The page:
The degu is an animal est un animal with a lot of social behaviours and a full part “vocabulary” thanks to its cries. Very expressive, it knows Très expressif, it knows how to make itelf heard and communicates with its peers. Their vocalizations can be grouped in 15 separate categories15, each one having a defined fonction. Whether it is to warn about a danger, during fights between congeners, contacts between adults, young degus’ distress or telling an incoming happy event, these sounds are complex and most of them are not understood yet.

Not all interactions between degus are made with vocals. Most of them are made with mutual grooming. Acknowledgement with “kisses” is also one of the most observed behaviours in that species. Plus, degus also tend to chase each other, in a play or a confrontation purpose, climbing on top of each other (without mating) or sleeping in group. Generally, females are looking for more interactions, especially during lactation period16.

Food

The Octodon degus is a herbivore with folivore tendencies. It mainly eats leaves and plant stems. Although its diet remains diverse because it can climb trees so it has access to the bark and the fruits. Roots and seeds are also an important part of its diet. In that way, it could participate to the spread of multiple species thanks to their seeds17. From time to time, it can even be seen eating some insects. When looking for food, degus have to go out of their hole and go through a dangerous environment. In that way, the degu moves from area to area until resources are depleted (plants, bushes).

Breeding

Mating

The female degu gives birth twice a year in the wild, with an average of 5 babies by litter. Mating is encouraged by its circadian rhythm, so it depends on the brightness but is also affected by other parameters18. If Thomas Bridge (1843) first reported a biennial mating, G. W. Fulk (1975) proved that in its northern areas, birthing can be possible up to September, thus increasing the number of matings in the year. However, peaks of litters in the wild remain around summer with records between July and August. Among the rodents, it is the species that has the longest pregnancy. Indeed, it requires 90 days (3 months) to the female to give birth, or the equivalent of the cheetah19 or the panther!

Litters

Females can take care of several litters at once, without taking their age into account nor where they originate from20. But they know however how to recognize their own babies21. Though, fathers get involved with the babies, even though they seek for domination over them and limitate games22. Cases of infanticide for Octodons degus are nigh nonexistent in the wild23 but can sometimes be observed in captivity. Moreover, it is common to see a species of rodents sharing its burrow without disturbing the degus8.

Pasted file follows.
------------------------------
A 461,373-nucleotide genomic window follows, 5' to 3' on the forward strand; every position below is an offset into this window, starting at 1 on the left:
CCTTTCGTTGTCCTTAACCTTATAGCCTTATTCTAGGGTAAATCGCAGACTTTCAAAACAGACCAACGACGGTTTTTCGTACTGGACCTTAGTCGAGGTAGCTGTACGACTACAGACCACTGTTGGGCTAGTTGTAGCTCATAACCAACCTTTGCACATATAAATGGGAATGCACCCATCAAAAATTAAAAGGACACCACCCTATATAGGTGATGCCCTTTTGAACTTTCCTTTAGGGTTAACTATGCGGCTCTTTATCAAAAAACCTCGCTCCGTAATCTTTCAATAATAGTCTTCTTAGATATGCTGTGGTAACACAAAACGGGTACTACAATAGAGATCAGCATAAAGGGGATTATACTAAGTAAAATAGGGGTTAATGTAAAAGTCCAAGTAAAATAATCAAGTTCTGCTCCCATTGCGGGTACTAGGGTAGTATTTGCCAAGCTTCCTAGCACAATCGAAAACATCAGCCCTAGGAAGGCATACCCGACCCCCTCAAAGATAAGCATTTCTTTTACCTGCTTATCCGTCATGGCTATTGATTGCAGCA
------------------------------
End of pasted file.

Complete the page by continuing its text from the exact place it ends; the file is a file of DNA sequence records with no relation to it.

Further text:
Babies are born with their hair, their eyes almost open and start to walk after a couple of hours. With an average of 14 grams the first day, they are already capable, unlike racoons and pups, to control the temperature of their body. They are weaned after rougly 8 weeks and sexually active between 2 and 9 months depending on the individuals5.

Translation by Matthieu Selles.

Sources

  1. https://www.jstor.org/stable/3503820?seq=1[][][]
  2. https://www.sciencedirect.com/science/article/abs/pii/S016372581830041X[]
  3. https://www.britannica.com/animal/degu[]
  4. http://theses.vet-alfort.fr/telecharger.php?id=340[][]
  5. https://www.jstor.org/stable/3503820[][][]
  6. https://scielo.conicyt.cl/scielo.php?script=sci_arttext&pid=S0716-078X2003000300004[]
  7. https://onlinelibrary.wiley.com/doi/full/10.1111/j.1468-5584.2004.00257.x[]
  8. https://zslpublications.onlinelibrary.wiley.com/doi/pdf/10.1111/j.1469-7998.1839.tb00010.x[][]
  9. https://link.springer.com/article/10.1007/BF00341311[]
  10. https://www.semanticscholar.org/paper/Notes-on-the-Activity%2C-Reproduction%2C-and-Social-of-Fulk/0bcc9459f89d8499f79d663ccee70321a6314e28[]
  11. https://academic.oup.com/jmammal/article-abstract/76/3/900/864741?redirectedFrom=fulltext[]
  12. https://onlinelibrary.wiley.com/doi/abs/10.1034/j.1600-0706.2002.980313.x[]
  13. https://onlinelibrary.wiley.com/doi/abs/10.1111/j.1439-0310.2005.01084.x[]
  14. https://onlinelibrary.wiley.com/doi/abs/10.1111/j.1439-0310.2009.01635.x[]
  15. https://citeseerx.ist.psu.edu/viewdoc/download?doi=10.1.1.737.7291&rep=rep1&type=pdf[]
  16. https://www.ncbi.nlm.nih.gov/pmc/articles/PMC3914217/[]
  17. https://www.tandfonline.com/doi/abs/10.1080/01650529109360846[]
  18. https://www.frontiersin.org/research-topics/12583/octodon-degus-an-animal-model-that-benefits-translational-medicine[]
  19. https://fr.wikipedia.org/wiki/Gu%C3%A9pard#Reproduction_et_vie_sociale[]
  20. https://onlinelibrary.wiley.com/doi/abs/10.1111/j.1439-0310.2006.01251.x[]
  21. https://www.semanticscholar.org/paper/Mother%E2%80%93offspring-recognition-in-communally-nesting-Jesseau-Holmes/7143737a9235520a98c265e034ec6ac156aaa04f[]
  22. https://onlinelibrary.wiley.com/doi/abs/10.1002/dev.420150309[]
  23. https://link.springer.com/article/10.1007/s102110000032[]